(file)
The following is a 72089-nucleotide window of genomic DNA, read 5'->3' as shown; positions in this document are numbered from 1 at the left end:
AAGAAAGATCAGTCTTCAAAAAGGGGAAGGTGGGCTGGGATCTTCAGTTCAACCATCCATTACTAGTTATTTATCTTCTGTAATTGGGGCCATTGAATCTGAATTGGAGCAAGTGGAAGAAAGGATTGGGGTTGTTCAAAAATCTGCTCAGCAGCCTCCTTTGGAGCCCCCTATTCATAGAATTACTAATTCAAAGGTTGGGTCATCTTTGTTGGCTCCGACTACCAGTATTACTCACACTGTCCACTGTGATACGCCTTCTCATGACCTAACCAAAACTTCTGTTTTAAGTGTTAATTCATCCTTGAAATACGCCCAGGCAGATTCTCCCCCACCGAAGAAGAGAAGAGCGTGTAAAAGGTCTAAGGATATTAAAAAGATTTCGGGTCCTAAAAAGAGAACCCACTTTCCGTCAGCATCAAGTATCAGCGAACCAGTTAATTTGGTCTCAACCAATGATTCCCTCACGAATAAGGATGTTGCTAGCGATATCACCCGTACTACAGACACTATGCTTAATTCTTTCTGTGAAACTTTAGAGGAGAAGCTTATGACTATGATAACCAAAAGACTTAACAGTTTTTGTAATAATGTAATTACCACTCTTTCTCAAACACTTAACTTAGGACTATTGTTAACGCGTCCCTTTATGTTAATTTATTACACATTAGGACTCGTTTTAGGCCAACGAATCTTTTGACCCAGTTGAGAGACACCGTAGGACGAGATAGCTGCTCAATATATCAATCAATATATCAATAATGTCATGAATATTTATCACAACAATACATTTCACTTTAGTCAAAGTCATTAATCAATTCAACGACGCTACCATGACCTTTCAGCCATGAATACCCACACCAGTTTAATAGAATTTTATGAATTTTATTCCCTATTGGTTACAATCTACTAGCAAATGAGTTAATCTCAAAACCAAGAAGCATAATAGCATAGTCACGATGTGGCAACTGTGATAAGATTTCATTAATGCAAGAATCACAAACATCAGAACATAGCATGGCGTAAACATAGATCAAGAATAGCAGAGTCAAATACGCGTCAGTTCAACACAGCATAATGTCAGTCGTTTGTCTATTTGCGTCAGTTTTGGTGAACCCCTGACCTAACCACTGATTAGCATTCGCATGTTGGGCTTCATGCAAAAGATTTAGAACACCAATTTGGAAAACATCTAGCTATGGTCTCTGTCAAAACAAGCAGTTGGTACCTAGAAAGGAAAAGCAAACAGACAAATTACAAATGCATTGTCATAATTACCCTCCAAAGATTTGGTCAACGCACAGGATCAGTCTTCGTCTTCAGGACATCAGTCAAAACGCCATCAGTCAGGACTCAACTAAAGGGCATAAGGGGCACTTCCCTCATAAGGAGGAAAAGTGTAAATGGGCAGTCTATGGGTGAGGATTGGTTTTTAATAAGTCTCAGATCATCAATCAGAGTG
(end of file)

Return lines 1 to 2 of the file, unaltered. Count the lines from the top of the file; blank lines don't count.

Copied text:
The following is a 72089-nucleotide window of genomic DNA, read 5'->3' as shown; positions in this document are numbered from 1 at the left end:
AAGAAAGATCAGTCTTCAAAAAGGGGAAGGTGGGCTGGGATCTTCAGTTCAACCATCCATTACTAGTTATTTATCTTCTGTAATTGGGGCCATTGAATCTGAATTGGAGCAAGTGGAAGAAAGGATTGGGGTTGTTCAAAAATCTGCTCAGCAGCCTCCTTTGGAGCCCCCTATTCATAGAATTACTAATTCAAAGGTTGGGTCATCTTTGTTGGCTCCGACTACCAGTATTACTCACACTGTCCACTGTGATACGCCTTCTCATGACCTAACCAAAACTTCTGTTTTAAGTGTTAATTCATCCTTGAAATACGCCCAGGCAGATTCTCCCCCACCGAAGAAGAGAAGAGCGTGTAAAAGGTCTAAGGATATTAAAAAGATTTCGGGTCCTAAAAAGAGAACCCACTTTCCGTCAGCATCAAGTATCAGCGAACCAGTTAATTTGGTCTCAACCAATGATTCCCTCACGAATAAGGATGTTGCTAGCGATATCACCCGTACTACAGACACTATGCTTAATTCTTTCTGTGAAACTTTAGAGGAGAAGCTTATGACTATGATAACCAAAAGACTTAACAGTTTTTGTAATAATGTAATTACCACTCTTTCTCAAACACTTAACTTAGGACTATTGTTAACGCGTCCCTTTATGTTAATTTATTACACATTAGGACTCGTTTTAGGCCAACGAATCTTTTGACCCAGTTGAGAGACACCGTAGGACGAGATAGCTGCTCAATATATCAATCAATATATCAATAATGTCATGAATATTTATCACAACAATACATTTCACTTTAGTCAAAGTCATTAATCAATTCAACGACGCTACCATGACCTTTCAGCCATGAATACCCACACCAGTTTAATAGAATTTTATGAATTTTATTCCCTATTGGTTACAATCTACTAGCAAATGAGTTAATCTCAAAACCAAGAAGCATAATAGCATAGTCACGATGTGGCAACTGTGATAAGATTTCATTAATGCAAGAATCACAAACATCAGAACATAGCATGGCGTAAACATAGATCAAGAATAGCAGAGTCAAATACGCGTCAGTTCAACACAGCATAATGTCAGTCGTTTGTCTATTTGCGTCAGTTTTGGTGAACCCCTGACCTAACCACTGATTAGCATTCGCATGTTGGGCTTCATGCAAAAGATTTAGAACACCAATTTGGAAAACATCTAGCTATGGTCTCTGTCAAAACAAGCAGTTGGTACCTAGAAAGGAAAAGCAAACAGACAAATTACAAATGCATTGTCATAATTACCCTCCAAAGATTTGGTCAACGCACAGGATCAGTCTTCGTCTTCAGGACATCAGTCAAAACGCCATCAGTCAGGACTCAACTAAAGGGCATAAGGGGCACTTCCCTCATAAGGAGGAAAAGTGTAAATGGGCAGTCTATGGGTGAGGATTGGTTTTTAATAAGTCTCAGATCATCAATCAGAGTG